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Working Toward a New Understanding of Zoning
Typically, jurisdictions address the public realm, if at all, in broad-brush master plans, but often vaguely and without the kind of exacting constraints imposed by zoning. Rarely do zoning ordinances and master plans set forth adequate design standards for street cross sections, planting, furniture, lighting, sidewalk dimensions and finishes, building porosity at sidewalk level, or graphics. Rarely are plaza geometries or landscaping spelled out.
Instead, most jurisdictions fabricate a patchwork quilt of uncoordinated ordinances that deal separately with transportation, public works, utilities, building and public safety codes, and parks and recreation.
Ideally, a new set of principles and rules for urban design and development, superseding zoning, would explicitly and comprehensively address all of these issues: patterns of land use, densities, infrastructure, building form and, equally important, cityscape and landscape. And to be effective, its mapping and design criteria would be fine-grained, ranging in scale from districts and neighborhoods to specific sites.
A new code still would need to prescribe limits where appropriate, but its aim would be higher: to achieve desired aesthetic quality and functionality within the public realm.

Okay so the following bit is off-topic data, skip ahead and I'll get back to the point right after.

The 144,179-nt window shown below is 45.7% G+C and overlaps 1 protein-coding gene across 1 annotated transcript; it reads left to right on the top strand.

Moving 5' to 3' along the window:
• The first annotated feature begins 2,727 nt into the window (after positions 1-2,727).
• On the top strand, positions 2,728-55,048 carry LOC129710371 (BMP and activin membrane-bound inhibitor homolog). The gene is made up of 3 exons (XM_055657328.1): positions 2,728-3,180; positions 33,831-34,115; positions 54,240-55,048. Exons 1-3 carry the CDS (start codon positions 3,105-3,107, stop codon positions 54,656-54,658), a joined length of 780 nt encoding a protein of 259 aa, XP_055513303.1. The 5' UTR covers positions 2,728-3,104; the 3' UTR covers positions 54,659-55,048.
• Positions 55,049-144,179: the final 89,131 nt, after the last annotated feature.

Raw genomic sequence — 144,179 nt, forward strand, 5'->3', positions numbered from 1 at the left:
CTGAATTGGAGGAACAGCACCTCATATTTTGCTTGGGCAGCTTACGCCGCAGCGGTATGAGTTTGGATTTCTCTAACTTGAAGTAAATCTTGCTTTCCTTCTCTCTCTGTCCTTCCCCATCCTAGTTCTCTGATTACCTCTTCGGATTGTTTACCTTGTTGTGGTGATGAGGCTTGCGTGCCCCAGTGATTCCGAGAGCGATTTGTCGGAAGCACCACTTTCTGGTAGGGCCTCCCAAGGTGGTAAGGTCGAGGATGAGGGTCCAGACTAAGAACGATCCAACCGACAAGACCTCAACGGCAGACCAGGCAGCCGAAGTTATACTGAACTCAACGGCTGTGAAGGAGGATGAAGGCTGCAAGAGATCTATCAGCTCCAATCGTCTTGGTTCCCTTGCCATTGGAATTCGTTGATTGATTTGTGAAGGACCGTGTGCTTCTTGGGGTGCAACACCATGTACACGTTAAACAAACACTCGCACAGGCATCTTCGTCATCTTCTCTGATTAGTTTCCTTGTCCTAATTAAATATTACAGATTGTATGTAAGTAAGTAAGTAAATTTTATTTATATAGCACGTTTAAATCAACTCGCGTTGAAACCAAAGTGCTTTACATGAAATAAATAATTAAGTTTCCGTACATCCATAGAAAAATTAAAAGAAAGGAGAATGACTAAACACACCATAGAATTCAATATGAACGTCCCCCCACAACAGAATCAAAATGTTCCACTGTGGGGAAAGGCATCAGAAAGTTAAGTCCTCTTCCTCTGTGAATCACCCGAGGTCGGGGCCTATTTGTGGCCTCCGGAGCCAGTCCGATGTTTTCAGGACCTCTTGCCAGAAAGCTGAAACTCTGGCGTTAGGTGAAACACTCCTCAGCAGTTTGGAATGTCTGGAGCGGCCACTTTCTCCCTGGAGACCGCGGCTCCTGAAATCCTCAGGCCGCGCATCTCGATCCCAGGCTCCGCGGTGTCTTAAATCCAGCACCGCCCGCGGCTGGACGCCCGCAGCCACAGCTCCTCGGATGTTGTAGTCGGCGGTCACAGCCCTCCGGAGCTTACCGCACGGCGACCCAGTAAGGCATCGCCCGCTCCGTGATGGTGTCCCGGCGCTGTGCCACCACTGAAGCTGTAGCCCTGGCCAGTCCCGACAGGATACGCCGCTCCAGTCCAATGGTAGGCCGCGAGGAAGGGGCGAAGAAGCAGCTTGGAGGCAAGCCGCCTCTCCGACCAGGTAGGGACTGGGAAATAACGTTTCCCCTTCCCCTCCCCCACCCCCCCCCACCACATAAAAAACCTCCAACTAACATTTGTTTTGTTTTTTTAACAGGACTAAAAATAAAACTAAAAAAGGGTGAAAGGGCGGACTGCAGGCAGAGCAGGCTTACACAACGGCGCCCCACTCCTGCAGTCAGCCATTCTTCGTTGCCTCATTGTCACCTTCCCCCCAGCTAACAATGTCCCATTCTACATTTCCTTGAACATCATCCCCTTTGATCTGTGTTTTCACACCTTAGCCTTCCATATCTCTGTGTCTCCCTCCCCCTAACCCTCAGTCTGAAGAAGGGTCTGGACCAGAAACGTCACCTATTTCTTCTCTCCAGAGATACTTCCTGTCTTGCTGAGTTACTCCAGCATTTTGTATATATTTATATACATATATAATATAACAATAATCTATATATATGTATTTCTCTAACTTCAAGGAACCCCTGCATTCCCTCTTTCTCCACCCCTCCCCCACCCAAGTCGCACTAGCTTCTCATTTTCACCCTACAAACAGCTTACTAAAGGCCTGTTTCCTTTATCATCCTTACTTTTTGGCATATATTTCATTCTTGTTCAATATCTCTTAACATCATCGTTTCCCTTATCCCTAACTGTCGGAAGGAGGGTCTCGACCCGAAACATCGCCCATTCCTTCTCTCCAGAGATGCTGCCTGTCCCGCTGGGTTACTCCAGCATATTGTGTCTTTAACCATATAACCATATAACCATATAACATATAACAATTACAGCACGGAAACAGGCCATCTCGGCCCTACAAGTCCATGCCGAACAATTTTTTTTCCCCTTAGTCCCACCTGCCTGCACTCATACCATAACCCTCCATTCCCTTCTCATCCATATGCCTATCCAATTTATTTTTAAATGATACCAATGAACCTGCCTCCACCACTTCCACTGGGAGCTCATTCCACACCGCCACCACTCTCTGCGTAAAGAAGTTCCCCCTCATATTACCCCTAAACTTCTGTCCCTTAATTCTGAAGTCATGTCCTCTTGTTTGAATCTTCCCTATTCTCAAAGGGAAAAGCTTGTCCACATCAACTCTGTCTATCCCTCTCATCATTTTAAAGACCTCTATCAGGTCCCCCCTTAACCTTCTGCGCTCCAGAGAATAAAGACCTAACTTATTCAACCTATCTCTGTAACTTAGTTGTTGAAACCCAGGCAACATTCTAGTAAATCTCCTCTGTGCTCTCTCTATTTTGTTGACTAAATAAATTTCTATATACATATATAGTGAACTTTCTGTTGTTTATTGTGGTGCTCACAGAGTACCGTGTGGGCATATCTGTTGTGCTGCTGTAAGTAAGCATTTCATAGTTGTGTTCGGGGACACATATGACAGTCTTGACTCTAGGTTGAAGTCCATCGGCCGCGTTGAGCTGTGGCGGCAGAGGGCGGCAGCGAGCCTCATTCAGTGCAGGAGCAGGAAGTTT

Of course, debates about desired aesthetic quality won't go away. Urban designers share many goals, but competing aesthetic philosophies persist, just as in other design fields, such as architecture, furniture and fashion design.
Boiled down, the debate is between those embracing historical continuity and those advocating innovation. The former generally want to be more prescriptive about both cityscape and architecture, while the latter, fearful that freedom of artistic expression could be stifled, seek to promote design flexibility.
But each community must engage in this debate, a necessary part of the process required to transcend conventional zoning.
No matter which aesthetic philosophy a community chooses, residents must remember that cities are at once permanent and organic, durable yet mutable. While laws regulating urban development should not be changed solely in response to rapidly shifting trends in taste, they nevertheless must change from time to time. For zoning, this is one of those times.
Roger K. Lewis is a practicing architect and a professor of architecture at the University of Maryland.